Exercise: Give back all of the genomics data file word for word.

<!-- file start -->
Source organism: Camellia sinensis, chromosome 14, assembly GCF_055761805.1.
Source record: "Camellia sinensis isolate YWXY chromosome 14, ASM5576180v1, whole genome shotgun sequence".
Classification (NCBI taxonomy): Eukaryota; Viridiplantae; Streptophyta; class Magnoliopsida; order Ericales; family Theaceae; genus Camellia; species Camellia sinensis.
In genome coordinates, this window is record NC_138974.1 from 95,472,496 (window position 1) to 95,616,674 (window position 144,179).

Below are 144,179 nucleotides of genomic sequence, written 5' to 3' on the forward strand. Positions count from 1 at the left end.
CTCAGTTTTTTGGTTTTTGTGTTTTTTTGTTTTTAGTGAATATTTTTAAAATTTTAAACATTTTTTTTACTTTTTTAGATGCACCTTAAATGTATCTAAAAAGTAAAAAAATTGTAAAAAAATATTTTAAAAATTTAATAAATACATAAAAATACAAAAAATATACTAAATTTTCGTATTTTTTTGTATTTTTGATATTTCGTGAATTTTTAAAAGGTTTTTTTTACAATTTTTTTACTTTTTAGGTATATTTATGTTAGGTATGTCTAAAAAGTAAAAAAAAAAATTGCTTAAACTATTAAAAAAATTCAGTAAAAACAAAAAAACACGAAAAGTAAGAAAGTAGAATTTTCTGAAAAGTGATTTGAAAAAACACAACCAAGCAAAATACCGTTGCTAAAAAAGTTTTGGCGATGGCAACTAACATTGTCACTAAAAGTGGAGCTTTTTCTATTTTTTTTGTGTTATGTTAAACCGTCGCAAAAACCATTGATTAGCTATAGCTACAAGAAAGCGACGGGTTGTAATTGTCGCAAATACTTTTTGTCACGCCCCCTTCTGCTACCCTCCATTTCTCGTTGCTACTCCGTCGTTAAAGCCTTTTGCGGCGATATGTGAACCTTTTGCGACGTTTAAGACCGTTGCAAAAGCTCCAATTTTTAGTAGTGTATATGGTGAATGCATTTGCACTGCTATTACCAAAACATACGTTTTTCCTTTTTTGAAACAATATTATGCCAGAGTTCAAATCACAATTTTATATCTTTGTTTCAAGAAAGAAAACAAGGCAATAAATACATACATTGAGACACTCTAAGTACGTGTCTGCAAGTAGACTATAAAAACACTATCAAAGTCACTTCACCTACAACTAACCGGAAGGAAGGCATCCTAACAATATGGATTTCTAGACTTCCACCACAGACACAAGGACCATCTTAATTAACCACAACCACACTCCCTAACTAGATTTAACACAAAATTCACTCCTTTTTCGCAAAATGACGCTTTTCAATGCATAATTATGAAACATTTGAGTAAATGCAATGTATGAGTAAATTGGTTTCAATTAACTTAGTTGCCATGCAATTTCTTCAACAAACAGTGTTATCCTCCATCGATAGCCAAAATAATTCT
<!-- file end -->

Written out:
Source organism: Camellia sinensis, chromosome 14, assembly GCF_055761805.1.
Source record: "Camellia sinensis isolate YWXY chromosome 14, ASM5576180v1, whole genome shotgun sequence".
Classification (NCBI taxonomy): Eukaryota; Viridiplantae; Streptophyta; class Magnoliopsida; order Ericales; family Theaceae; genus Camellia; species Camellia sinensis.
In genome coordinates, this window is record NC_138974.1 from 95,472,496 (window position 1) to 95,616,674 (window position 144,179).

Below are 144,179 nucleotides of genomic sequence, written 5' to 3' on the forward strand. Positions count from 1 at the left end.
CTCAGTTTTTTGGTTTTTGTGTTTTTTTGTTTTTAGTGAATATTTTTAAAATTTTAAACATTTTTTTTACTTTTTTAGATGCACCTTAAATGTATCTAAAAAGTAAAAAAATTGTAAAAAAATATTTTAAAAATTTAATAAATACATAAAAATACAAAAAATATACTAAATTTTCGTATTTTTTTGTATTTTTGATATTTCGTGAATTTTTAAAAGGTTTTTTTTACAATTTTTTTACTTTTTAGGTATATTTATGTTAGGTATGTCTAAAAAGTAAAAAAAAAAATTGCTTAAACTATTAAAAAAATTCAGTAAAAACAAAAAAACACGAAAAGTAAGAAAGTAGAATTTTCTGAAAAGTGATTTGAAAAAACACAACCAAGCAAAATACCGTTGCTAAAAAAGTTTTGGCGATGGCAACTAACATTGTCACTAAAAGTGGAGCTTTTTCTATTTTTTTTGTGTTATGTTAAACCGTCGCAAAAACCATTGATTAGCTATAGCTACAAGAAAGCGACGGGTTGTAATTGTCGCAAATACTTTTTGTCACGCCCCCTTCTGCTACCCTCCATTTCTCGTTGCTACTCCGTCGTTAAAGCCTTTTGCGGCGATATGTGAACCTTTTGCGACGTTTAAGACCGTTGCAAAAGCTCCAATTTTTAGTAGTGTATATGGTGAATGCATTTGCACTGCTATTACCAAAACATACGTTTTTCCTTTTTTGAAACAATATTATGCCAGAGTTCAAATCACAATTTTATATCTTTGTTTCAAGAAAGAAAACAAGGCAATAAATACATACATTGAGACACTCTAAGTACGTGTCTGCAAGTAGACTATAAAAACACTATCAAAGTCACTTCACCTACAACTAACCGGAAGGAAGGCATCCTAACAATATGGATTTCTAGACTTCCACCACAGACACAAGGACCATCTTAATTAACCACAACCACACTCCCTAACTAGATTTAACACAAAATTCACTCCTTTTTCGCAAAATGACGCTTTTCAATGCATAATTATGAAACATTTGAGTAAATGCAATGTATGAGTAAATTGGTTTCAATTAACTTAGTTGCCATGCAATTTCTTCAACAAACAGTGTTATCCTCCATCGATAGCCAAAATAATTCT